28 [21:12] <warp10> At the time I fixed this bug I wasn't a MOTU already, so I created the debdiff, attached it to the bug report, and a couple days later a sponsor uploaded it into archive. Of course, I build-tested my fixed package with pbuilder before submitting the debdiff: you absolutely don't want to propose patch without a thorough testing, do you?
  29 [21:12] <warp10> Debdiff sponsored, abiword built, bug fixed! Easy, isn't it?
  30 [21:13] <warp10> And please, feel free to ask question in #ubuntu-classroom-chat , just prefix them with "question:"
  31 [21:13] <warp10> Anyway, today we tend to prefer the new Ubuntu Distributed Development paradigm. As you know, it uses bzr branches rather than downloading source packages from archive, giving us a bunch of advantages compared to the good old Debian way.
  32 [21:14] <warp10> barry had a great session yesterday about this topic, showing you and all the (few) commands and the workflow you need to know to propose a bugfix.
  33 [21:14] <warp10> Let's see another bitesize example, using UDD this time. Please, head your browser at maximum warp speed toward
  34 [21:14] <warp10> "canceled" or "cancelled", that is the question! (cit.) We had a sort of philological discussion here! Looks like both are fine, but the discussion lead us to say that we want to use "canceled" consistently across the whole program.
  35 [21:15] <warp10> You could fix this bug with `apt-get source update-manager` and than following the workflow we saw in the previous bug, but Daniel Polehn decided to do Ubuntu Development on steroids, using bzr.
  36 [21:15] <warp10> Downloading the source branch is very simple: `bzr branch ubuntu:update-manager`. This command will download the branch, ready for development, with debian/ directory included and applied already.
  37 [21:16] <warp10> The inconsistency is in DistUpgrade/, so we patch that file, then we add the usual entry in debian/changelog. You can see Daniel'swork in the branch he proposed for merging here:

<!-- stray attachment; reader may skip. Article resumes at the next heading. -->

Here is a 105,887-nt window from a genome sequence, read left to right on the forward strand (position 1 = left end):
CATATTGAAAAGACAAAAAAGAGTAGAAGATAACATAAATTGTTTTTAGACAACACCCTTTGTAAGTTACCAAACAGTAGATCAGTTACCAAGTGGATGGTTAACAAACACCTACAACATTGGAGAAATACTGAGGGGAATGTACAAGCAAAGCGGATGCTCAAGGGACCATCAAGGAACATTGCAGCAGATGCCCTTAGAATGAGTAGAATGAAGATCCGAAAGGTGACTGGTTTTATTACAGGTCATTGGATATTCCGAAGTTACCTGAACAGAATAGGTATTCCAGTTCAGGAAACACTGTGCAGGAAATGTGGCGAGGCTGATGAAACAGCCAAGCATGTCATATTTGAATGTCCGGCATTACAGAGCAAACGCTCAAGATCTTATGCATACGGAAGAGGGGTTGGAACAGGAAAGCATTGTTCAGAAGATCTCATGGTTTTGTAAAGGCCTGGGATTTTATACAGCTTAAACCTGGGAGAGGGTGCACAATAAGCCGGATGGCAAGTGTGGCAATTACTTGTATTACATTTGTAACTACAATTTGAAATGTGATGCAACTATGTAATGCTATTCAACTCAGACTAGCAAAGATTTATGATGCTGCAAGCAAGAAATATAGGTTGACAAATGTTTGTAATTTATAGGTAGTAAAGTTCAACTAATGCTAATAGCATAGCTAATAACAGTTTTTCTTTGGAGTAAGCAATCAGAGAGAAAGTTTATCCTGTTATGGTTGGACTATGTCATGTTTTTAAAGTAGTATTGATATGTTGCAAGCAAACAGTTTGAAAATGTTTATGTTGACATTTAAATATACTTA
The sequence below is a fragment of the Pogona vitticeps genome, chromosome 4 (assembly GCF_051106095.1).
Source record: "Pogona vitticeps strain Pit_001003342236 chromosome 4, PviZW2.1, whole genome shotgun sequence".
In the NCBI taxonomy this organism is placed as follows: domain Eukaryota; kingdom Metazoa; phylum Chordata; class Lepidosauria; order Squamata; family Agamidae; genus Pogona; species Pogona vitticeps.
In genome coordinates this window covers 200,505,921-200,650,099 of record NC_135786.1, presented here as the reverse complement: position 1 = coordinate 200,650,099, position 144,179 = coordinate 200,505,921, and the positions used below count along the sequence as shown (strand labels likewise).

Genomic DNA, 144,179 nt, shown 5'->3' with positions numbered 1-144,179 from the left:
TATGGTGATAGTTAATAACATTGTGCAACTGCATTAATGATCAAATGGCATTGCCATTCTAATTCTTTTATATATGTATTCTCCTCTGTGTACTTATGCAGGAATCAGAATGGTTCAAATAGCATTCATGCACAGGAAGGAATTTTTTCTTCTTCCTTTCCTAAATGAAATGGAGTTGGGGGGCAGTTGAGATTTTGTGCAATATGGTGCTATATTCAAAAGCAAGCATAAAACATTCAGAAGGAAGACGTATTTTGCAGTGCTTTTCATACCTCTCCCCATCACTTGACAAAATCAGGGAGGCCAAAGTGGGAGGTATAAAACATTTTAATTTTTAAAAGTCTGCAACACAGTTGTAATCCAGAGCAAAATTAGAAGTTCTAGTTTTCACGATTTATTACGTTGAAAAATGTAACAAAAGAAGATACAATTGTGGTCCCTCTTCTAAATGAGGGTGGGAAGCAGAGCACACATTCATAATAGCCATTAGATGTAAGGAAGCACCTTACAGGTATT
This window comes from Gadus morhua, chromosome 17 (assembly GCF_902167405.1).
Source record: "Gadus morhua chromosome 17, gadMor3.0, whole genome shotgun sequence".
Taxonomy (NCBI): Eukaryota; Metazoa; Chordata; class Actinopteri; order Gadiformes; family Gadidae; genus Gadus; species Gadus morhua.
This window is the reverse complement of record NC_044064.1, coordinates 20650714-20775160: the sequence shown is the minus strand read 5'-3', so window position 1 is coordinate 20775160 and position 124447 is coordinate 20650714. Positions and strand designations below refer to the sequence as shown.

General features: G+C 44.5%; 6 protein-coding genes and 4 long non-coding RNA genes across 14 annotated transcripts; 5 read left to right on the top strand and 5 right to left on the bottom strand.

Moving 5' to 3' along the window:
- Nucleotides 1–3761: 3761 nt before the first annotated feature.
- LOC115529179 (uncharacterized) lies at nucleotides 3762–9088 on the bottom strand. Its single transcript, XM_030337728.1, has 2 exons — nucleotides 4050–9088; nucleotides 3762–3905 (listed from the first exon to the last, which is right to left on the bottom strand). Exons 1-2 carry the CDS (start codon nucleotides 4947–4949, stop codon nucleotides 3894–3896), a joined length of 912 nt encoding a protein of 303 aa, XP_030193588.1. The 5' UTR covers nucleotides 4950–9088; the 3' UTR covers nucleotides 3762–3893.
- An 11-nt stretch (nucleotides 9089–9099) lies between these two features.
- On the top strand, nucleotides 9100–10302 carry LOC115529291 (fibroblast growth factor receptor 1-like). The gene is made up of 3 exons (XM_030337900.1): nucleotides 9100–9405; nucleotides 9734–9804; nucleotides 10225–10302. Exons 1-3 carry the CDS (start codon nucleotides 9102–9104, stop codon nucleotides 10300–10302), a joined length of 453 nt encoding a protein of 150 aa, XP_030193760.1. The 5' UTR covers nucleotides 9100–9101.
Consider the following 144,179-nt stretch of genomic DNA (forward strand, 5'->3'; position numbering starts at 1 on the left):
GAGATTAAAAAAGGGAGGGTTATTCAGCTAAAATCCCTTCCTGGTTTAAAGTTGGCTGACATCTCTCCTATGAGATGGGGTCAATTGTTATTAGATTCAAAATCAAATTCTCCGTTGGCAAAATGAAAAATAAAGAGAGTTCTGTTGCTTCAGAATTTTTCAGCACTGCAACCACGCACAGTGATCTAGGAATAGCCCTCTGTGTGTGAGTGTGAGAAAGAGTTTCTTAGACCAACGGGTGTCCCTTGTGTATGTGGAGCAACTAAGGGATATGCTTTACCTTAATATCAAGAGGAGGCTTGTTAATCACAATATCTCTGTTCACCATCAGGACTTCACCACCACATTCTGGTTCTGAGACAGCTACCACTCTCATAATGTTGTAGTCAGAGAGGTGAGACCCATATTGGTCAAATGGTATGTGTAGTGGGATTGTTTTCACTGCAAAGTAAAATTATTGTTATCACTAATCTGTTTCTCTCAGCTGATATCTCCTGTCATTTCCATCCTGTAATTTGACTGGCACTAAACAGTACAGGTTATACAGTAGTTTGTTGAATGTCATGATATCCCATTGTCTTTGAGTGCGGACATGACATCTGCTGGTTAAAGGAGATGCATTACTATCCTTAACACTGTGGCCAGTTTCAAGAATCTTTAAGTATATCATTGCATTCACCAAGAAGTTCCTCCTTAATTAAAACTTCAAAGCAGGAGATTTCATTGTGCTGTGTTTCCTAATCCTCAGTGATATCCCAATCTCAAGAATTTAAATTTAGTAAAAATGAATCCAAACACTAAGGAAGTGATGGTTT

38 [21:16] <warp10> We are almost done! Enough we commit the patch with the usual `bzr commit` and then upload our new branch and open the merge proposal.
  39 [21:17] <warp10> This can be easily done with bzr lp-done, which will guide through the process within your browser. More information about uploading and sponsoring of merge proposal here:
  40 [21:17] <warp10> Of course, don't forget to test your work! bzr builddeb will help you generating both the source and debian package.
  41 [21:17] <warp10> Any question so far?
  42 [21:18] <warp10> Next bug will allow us to talk about a very important topic: working with upstream.
  43 [21:18] <warp10> As you all know, Ubuntu is built upon Debian, and very often we import both the packages and bugs from there :)
  44 [21:18] <warp10> Therefore, it's often a good thing to send back our patches to Debian. There are a lot of good reasons to do this, someone of them were discussed by Daniel in the first session of UDW.
  45 [21:19] <warp10> Let's see an example of good cooperation with Debian:
  46 [21:19] <ClassBot> PaoloRotolo asked: How I can find the FTBFS bugs on Launchpad? There is a list?
  47 [21:20] <warp10> PaoloRotolo: very good question
  48 [21:20] <warp10> PaoloRotolo: ubuntuwire is plenty of resources about QA and FTBFS
  49 [21:20] <ClassBot> There are 10 minutes remaining in the current session.
  50 [21:20] <warp10> PaoloRotolo: point your browser to annd especially to
  51 [21:20] <warp10> so, back to the bug above
  52 [21:20] <warp10> We have a problem with xemacs21 info pages here, and debian has the very same issue. This is a very ancient bug, but don't care, we are interested more to the "spirit" of this bugfix rather than to technical aspects.
  53 [21:21] <warp10> Scroll through the discussion in this bug report and go to comment #9. Ralph Janke proposed a debdiff here (generated in a very similar way to how we saw in the first bug). After attaching the patch, Ralph answered to the debian bug too (, informing the debian maintainer that a patch was available in ubuntu.